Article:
Using cyclic olefin copolymers as the molding material, the higher the molding temperature and compression force, the less the COC microfluidic chip thickness decreases[157]. As for patterning on COC, pattern transfer fidelity is independent of the molding temperature and compression force[158]. Whitening caused by mechanical stress on the device surface is due to the molding temperature and the cooling rate of the mold/device assembly[159]. Finally, the bond strength between the layers of a laminated device is function to the lamination temperature[160].

 

Paper/Polymer hybrid microfluidic chip


Materials for Microfluidic Chips Fabrication-hybrid-paper-PDMSMicrofluidic immunoassay devices have interesting features such as high surface-to-volume ratio and microliter volumes of microchannels, which however leads to significant decrease in analysis time from hours to minutes[161]. To address issues from conventional microplates, microplate-format microfluidic devices have been developed for immunoassays, but even then, they had to be adapted to be suitable for bioassays. They are mainly employed for Enzyme linked immunosorbent assay (ELISA), one of the most widely used laboratory disease diagnosis methods. Performing ELISA in low-resource settings is limited by long incubation time, large volumes of precious reagents, and well-equipped laboratories[162].

Miniaturized paper/polymer hybrid microfluidic microplates (PMMA, PDMS, etc) are developed to address the issue mentioned above and to reduce costs[163]. Paper-hybrid devices are based on paper microfluidic chips concept while correcting its drawback[164]. They enable rapid immobilization of biomolecules and offer high performance in flow control, feature that purely paper based devices can’t operate[165]. For instance, some PDMS/paper hybrid microfluidic system have been developed, and paper facilitates the integration of graphene oxide-based nanosensors on the chip, without any complicated surface treatment[166].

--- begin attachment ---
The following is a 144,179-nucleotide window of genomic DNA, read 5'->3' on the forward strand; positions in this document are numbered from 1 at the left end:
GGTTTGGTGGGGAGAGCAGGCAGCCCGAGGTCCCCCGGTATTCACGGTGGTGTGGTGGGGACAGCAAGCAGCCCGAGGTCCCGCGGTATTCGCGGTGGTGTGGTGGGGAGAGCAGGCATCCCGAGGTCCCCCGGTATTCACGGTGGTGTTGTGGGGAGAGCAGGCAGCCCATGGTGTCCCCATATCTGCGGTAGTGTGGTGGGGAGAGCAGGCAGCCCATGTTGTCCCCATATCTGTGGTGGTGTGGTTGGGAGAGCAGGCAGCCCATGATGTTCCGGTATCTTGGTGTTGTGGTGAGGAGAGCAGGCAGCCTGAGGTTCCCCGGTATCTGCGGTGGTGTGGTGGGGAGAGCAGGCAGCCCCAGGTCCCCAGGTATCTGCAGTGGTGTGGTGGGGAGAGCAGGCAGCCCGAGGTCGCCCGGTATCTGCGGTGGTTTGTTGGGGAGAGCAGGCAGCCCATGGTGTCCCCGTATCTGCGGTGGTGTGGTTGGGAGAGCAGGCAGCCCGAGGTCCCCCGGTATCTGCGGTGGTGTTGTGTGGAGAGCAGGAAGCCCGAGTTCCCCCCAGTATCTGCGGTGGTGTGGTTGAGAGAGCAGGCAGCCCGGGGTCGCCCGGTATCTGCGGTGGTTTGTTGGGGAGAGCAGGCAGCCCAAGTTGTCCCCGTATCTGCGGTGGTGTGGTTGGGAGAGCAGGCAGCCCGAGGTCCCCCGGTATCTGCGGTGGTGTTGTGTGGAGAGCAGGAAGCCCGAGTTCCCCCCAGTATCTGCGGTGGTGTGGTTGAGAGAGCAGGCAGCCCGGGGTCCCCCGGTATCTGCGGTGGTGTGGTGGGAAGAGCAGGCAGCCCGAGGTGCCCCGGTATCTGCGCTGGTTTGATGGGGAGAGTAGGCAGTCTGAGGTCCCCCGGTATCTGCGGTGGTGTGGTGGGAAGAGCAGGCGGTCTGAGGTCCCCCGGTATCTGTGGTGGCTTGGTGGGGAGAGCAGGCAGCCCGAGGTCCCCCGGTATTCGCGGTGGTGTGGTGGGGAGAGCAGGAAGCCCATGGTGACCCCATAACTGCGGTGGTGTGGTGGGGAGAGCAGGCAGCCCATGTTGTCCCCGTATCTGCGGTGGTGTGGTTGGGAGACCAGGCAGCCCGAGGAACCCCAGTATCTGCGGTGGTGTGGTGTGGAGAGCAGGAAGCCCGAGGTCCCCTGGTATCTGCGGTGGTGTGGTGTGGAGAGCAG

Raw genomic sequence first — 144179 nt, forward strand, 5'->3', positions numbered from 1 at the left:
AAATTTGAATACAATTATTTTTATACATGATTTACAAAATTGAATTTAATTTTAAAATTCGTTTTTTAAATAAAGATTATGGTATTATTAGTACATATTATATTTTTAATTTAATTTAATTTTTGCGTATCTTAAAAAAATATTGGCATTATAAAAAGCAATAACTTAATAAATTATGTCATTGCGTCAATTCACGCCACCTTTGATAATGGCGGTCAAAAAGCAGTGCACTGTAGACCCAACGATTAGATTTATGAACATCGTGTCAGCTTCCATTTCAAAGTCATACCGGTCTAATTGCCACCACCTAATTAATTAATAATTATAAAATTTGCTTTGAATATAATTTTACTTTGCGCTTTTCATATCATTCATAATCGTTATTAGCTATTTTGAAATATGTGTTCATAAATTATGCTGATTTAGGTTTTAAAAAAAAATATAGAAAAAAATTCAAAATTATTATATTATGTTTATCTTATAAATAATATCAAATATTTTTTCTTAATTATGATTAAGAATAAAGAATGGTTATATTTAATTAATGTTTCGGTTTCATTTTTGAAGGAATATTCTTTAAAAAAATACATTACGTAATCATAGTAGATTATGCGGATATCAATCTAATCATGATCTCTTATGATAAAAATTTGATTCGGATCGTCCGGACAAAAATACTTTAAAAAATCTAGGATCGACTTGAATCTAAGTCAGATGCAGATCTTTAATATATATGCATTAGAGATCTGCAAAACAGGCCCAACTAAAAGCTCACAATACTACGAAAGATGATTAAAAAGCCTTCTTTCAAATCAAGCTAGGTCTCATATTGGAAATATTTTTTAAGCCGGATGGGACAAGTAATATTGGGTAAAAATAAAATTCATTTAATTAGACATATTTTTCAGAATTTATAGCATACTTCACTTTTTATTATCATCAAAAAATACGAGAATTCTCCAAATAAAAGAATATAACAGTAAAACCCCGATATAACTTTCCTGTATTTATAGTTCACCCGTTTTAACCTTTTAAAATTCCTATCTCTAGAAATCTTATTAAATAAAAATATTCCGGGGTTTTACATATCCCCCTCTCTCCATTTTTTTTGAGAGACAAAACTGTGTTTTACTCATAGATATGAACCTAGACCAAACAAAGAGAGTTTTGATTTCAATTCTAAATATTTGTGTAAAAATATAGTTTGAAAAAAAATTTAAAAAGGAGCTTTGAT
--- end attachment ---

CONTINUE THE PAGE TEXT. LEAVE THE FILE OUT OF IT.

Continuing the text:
Those hybrid devices show high throughput, and facilitate point-of-care disease diagnosis[167]. One of their numerous advantages is to avoid complicated surface modifications mandatory when using polymers (PEI or APTES treatment, CNT functionalization) [168]. To that extent, rapid antibody/antigen immobilization and efficient washing is performed by using porous paper in flow-through micro-wells[169]. Micro-channels can transfer reagents to multiple micro-wells, method more convenient and accurate that repeated manual pipetting or costly robots[170]. Moreover, results of colorimetric ELISA can directly be observed within an hour without the help of measuring instruments like fluorescence microscopy [171].

Materials for Microfluidic Chips Fabrication: conclusion


Since its introduction, microfluidics keeps advancing along with technology, and the micrrofluidic application field is also expanding to many other disciplines. Biological and medical applications are a major focus of current research along with other areas. In terms of materials and functions, while glass and silicon have important uses, polymeric materials have become the material of choice in this field,  and each comes with its own advantages and disadvantages. Though PDMS is still the more commonly used microfluidic material substrate, new materials and composites presenting interesting features are created in order produce weven more adapted to mass production with lower-price and greter adaptability. In fact, a reliable materials must not only be adapted to the application the device is meant to but also present .

Microfluidics is multidisciplinary and requires continued coordination between different fields, engineering as well as physical and biological sciences, to keep improving and find materials which advantages completely outbalance the drawbacks and issues. Finally, some material are used to built affordable eco-friendly devices that could be disposed of after use such as paper based microfluidic chips.

Materials for Microfluidic Chips-Overview of Materials for Microfluidic Device Fabrication